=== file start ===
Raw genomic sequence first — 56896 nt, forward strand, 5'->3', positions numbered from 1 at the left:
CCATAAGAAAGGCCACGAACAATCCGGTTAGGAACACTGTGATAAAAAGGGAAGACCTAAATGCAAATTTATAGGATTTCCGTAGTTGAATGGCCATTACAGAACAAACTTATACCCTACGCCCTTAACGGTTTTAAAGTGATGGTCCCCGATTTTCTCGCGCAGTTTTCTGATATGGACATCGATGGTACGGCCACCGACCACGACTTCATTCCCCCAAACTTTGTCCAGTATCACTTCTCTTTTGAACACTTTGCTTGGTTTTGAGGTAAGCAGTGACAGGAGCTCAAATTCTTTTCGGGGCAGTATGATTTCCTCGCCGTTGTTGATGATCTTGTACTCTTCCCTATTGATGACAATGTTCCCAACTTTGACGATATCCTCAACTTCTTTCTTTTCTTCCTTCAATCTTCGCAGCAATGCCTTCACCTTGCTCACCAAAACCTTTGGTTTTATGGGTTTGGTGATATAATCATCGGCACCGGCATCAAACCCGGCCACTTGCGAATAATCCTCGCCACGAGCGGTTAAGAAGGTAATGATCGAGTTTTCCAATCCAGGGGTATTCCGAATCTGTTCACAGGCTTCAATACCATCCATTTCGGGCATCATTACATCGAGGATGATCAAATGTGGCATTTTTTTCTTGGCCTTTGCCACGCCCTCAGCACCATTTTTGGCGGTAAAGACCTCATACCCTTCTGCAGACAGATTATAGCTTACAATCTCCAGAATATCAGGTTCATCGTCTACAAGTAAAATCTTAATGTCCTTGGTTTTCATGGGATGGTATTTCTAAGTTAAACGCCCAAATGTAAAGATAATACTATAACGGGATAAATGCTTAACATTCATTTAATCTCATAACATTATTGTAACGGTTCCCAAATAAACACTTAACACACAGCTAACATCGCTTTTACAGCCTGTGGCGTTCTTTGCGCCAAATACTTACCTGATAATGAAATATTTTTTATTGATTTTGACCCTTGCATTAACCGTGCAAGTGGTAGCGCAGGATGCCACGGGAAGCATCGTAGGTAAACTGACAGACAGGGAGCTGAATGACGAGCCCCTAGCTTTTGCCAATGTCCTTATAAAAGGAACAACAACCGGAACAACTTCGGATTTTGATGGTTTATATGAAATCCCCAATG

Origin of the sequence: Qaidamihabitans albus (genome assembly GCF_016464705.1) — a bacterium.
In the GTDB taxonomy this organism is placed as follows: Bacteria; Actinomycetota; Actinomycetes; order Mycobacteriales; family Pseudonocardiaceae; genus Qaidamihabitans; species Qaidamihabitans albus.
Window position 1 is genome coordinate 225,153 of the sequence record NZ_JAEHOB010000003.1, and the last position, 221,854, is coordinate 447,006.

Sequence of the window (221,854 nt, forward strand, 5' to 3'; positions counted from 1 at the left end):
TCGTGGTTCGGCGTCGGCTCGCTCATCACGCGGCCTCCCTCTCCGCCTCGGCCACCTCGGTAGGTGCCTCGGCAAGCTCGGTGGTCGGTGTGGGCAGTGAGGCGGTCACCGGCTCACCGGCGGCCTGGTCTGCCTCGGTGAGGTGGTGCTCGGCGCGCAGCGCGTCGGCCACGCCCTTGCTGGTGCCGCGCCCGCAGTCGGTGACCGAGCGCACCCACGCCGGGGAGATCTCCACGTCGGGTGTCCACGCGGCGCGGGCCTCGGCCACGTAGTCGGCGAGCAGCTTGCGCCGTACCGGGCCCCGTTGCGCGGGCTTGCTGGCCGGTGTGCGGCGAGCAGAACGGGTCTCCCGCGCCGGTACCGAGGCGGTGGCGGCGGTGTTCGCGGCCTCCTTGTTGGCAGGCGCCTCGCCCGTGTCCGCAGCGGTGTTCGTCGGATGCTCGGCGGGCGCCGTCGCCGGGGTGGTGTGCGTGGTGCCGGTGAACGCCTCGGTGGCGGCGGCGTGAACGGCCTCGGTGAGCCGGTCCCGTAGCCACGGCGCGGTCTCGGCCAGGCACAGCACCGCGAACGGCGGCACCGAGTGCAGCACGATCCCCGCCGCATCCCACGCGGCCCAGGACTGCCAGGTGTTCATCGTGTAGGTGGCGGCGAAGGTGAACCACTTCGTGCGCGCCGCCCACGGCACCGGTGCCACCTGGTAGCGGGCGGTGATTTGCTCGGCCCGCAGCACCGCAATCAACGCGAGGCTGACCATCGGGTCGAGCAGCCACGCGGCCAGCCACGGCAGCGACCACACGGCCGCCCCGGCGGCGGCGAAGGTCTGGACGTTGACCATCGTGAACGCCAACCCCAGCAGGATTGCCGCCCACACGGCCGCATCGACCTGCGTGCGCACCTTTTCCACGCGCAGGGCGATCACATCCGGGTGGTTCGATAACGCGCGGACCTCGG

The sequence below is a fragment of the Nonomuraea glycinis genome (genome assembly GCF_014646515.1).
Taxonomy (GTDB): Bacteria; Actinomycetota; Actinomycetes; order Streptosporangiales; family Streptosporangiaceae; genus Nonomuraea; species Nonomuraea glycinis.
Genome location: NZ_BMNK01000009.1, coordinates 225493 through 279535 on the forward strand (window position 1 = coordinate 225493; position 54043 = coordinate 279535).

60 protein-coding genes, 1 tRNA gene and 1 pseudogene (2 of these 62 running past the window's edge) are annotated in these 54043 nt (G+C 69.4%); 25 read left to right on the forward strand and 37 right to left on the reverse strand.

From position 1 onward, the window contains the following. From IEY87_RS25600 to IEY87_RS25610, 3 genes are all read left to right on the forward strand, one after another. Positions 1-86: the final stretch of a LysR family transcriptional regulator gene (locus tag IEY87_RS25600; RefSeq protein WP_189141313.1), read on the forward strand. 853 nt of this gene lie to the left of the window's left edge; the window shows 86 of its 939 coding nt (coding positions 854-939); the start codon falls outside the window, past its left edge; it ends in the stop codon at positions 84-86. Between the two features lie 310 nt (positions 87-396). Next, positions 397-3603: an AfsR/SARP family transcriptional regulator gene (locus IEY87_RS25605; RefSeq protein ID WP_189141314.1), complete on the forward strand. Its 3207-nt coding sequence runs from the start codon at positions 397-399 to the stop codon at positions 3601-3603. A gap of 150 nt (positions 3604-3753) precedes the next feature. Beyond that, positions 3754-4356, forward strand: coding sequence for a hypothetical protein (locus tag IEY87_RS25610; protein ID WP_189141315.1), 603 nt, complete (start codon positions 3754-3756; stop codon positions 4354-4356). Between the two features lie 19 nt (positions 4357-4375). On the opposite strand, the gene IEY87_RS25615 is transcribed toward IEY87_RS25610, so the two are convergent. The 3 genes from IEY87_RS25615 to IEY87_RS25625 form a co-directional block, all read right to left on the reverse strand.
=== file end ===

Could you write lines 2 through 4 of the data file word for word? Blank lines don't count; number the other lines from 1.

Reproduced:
CCATAAGAAAGGCCACGAACAATCCGGTTAGGAACACTGTGATAAAAAGGGAAGACCTAAATGCAAATTTATAGGATTTCCGTAGTTGAATGGCCATTACAGAACAAACTTATACCCTACGCCCTTAACGGTTTTAAAGTGATGGTCCCCGATTTTCTCGCGCAGTTTTCTGATATGGACATCGATGGTACGGCCACCGACCACGACTTCATTCCCCCAAACTTTGTCCAGTATCACTTCTCTTTTGAACACTTTGCTTGGTTTTGAGGTAAGCAGTGACAGGAGCTCAAATTCTTTTCGGGGCAGTATGATTTCCTCGCCGTTGTTGATGATCTTGTACTCTTCCCTATTGATGACAATGTTCCCAACTTTGACGATATCCTCAACTTCTTTCTTTTCTTCCTTCAATCTTCGCAGCAATGCCTTCACCTTGCTCACCAAAACCTTTGGTTTTATGGGTTTGGTGATATAATCATCGGCACCGGCATCAAACCCGGCCACTTGCGAATAATCCTCGCCACGAGCGGTTAAGAAGGTAATGATCGAGTTTTCCAATCCAGGGGTATTCCGAATCTGTTCACAGGCTTCAATACCATCCATTTCGGGCATCATTACATCGAGGATGATCAAATGTGGCATTTTTTTCTTGGCCTTTGCCACGCCCTCAGCACCATTTTTGGCGGTAAAGACCTCATACCCTTCTGCAGACAGATTATAGCTTACAATCTCCAGAATATCAGGTTCATCGTCTACAAGTAAAATCTTAATGTCCTTGGTTTTCATGGGATGGTATTTCTAAGTTAAACGCCCAAATGTAAAGATAATACTATAACGGGATAAATGCTTAACATTCATTTAATCTCATAACATTATTGTAACGGTTCCCAAATAAACACTTAACACACAGCTAACATCGCTTTTACAGCCTGTGGCGTTCTTTGCGCCAAATACTTACCTGATAATGAAATATTTTTTATTGATTTTGACCCTTGCATTAACCGTGCAAGTGGTAGCGCAGGATGCCACGGGAAGCATCGTAGGTAAACTGACAGACAGGGAGCTGAATGACGAGCCCCTAGCTTTTGCCAATGTCCTTATAAAAGGAACAACAACCGGAACAACTTCGGATTTTGATGGTTTATATGAAATCCCCAATG

Origin of the sequence: Qaidamihabitans albus (genome assembly GCF_016464705.1) — a bacterium.
In the GTDB taxonomy this organism is placed as follows: Bacteria; Actinomycetota; Actinomycetes; order Mycobacteriales; family Pseudonocardiaceae; genus Qaidamihabitans; species Qaidamihabitans albus.